Sexual Assault Nurse Examiners (SANE) are nurses who have received specialized training in the collection of an SAE kit. It is not a simple one day class but multiple classes and clinical hours before the certification can be earned. It is not required that a SANE nurse be the one to collect the SAE kit. SANE nurses are not available at every hospital though you are likely to find them in major metropolitan areas.

The ED staff and police work in conjunction for the victim.

There is not a “national” standardized SAE kit. Each police jurisdiction may have their own of what they want collected.

The location of the crime is important as this will dictate what police agency handles the crime and evidence. The location of the hospital doesn’t play into this. If the crime occurred four hours away– that police jurisdiction will have to send an officer to our location.

The victim needs to give consent for collection of evidence and pictures. The victim can refuse and though we will encourage them to think about this differently, they do have the ultimate say. It is preferred that kits are collected within the first 24 hours though can be done up to 72 hours. After that time, one may still be collected but those involved may be concerned about how much evidence could be recovered and whether or not it will benefit the victim to be put through the exam.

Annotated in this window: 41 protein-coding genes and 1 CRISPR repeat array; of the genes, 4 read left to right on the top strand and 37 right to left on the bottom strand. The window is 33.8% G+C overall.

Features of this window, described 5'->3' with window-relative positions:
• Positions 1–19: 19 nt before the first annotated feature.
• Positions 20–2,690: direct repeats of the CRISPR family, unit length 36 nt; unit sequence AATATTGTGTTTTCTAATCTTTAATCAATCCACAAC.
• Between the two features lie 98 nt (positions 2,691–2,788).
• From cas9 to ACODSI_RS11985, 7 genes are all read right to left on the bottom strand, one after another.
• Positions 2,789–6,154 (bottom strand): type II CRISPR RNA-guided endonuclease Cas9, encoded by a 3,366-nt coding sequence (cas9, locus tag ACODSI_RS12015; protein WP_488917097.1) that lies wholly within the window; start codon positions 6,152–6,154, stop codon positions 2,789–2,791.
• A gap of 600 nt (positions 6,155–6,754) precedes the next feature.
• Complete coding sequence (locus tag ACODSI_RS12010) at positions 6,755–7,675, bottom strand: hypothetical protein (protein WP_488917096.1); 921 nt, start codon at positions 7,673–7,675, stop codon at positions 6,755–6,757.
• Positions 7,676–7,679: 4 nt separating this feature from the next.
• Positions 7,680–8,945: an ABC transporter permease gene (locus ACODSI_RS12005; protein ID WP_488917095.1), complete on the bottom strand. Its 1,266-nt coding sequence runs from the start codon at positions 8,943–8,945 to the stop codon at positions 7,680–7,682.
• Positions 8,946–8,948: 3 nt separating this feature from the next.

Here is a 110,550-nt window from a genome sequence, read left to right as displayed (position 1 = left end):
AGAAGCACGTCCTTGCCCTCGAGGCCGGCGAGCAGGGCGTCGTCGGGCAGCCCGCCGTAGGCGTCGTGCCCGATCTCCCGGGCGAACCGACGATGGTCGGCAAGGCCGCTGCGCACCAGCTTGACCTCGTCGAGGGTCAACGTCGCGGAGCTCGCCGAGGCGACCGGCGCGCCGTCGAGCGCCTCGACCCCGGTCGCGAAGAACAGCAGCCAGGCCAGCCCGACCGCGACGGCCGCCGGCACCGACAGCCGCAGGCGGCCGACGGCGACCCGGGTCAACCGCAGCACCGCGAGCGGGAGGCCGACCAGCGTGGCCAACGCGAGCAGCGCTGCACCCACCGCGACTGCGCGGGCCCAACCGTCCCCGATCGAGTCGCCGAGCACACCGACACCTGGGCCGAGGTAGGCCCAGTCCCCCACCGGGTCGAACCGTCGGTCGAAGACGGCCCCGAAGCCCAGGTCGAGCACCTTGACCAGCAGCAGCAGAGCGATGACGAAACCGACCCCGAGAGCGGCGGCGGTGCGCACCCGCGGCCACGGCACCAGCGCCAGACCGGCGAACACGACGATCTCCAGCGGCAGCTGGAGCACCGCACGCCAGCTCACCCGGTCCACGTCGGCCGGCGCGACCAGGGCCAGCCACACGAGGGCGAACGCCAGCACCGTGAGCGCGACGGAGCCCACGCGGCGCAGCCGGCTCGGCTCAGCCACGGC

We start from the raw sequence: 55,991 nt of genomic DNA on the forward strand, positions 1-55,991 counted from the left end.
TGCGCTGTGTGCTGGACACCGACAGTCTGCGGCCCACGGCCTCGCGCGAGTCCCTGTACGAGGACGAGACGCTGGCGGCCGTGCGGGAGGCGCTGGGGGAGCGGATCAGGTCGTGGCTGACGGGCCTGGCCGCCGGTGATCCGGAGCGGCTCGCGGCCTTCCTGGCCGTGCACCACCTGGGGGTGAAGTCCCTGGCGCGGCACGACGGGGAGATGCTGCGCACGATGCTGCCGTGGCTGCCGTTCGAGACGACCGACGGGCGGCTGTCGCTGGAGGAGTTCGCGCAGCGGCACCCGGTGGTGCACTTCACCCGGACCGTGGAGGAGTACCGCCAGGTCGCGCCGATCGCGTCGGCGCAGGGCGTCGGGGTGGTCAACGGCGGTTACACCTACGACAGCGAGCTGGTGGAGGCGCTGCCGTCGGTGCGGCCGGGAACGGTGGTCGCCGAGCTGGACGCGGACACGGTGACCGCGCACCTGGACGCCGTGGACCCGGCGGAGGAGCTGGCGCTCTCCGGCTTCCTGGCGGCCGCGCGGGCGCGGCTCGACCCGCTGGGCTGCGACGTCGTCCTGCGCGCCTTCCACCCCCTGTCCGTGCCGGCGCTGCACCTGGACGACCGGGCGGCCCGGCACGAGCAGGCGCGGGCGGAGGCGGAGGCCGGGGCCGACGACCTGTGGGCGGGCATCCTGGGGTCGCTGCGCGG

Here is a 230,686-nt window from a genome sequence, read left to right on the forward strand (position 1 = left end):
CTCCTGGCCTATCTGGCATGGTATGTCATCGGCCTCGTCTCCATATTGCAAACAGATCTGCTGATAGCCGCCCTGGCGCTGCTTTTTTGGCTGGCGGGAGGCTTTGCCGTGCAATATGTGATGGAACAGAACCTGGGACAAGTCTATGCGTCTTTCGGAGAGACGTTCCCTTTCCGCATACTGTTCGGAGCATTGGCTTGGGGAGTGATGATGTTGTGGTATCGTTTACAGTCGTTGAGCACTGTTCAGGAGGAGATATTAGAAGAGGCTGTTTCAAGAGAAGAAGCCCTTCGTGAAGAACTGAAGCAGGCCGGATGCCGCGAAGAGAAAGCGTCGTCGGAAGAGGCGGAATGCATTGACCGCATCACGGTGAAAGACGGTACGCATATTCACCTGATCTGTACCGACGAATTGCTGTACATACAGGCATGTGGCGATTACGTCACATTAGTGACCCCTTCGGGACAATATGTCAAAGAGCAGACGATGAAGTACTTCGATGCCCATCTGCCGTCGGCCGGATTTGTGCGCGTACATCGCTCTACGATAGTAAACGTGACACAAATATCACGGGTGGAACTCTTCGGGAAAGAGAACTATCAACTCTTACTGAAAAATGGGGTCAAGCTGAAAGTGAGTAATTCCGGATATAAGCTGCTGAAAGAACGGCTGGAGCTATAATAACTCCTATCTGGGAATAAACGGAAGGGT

Crime photographs are mostly managed through the police department CSI folks. Though, again, this may change in smaller, more rural locations. If you are writing specifically about a known town and a “real” hospital, it will behoove you to talk to someone there to get the details right.

If available through the police department, a victim’s assistant will come to the hospital to help the victim to understand the process. The nurse may have to advocate on behalf of the patient and ask the police if one is available. Often, these are a team of volunteers that support the police, especially during the night and weekend hours. They also receive specialized training sponsored by the police department. Smaller departments may not have one available. In that instance, an option would be to have the bedside nurse ask a chaplain to come and support the patient.

Next post we’ll talk about specifics of the kit.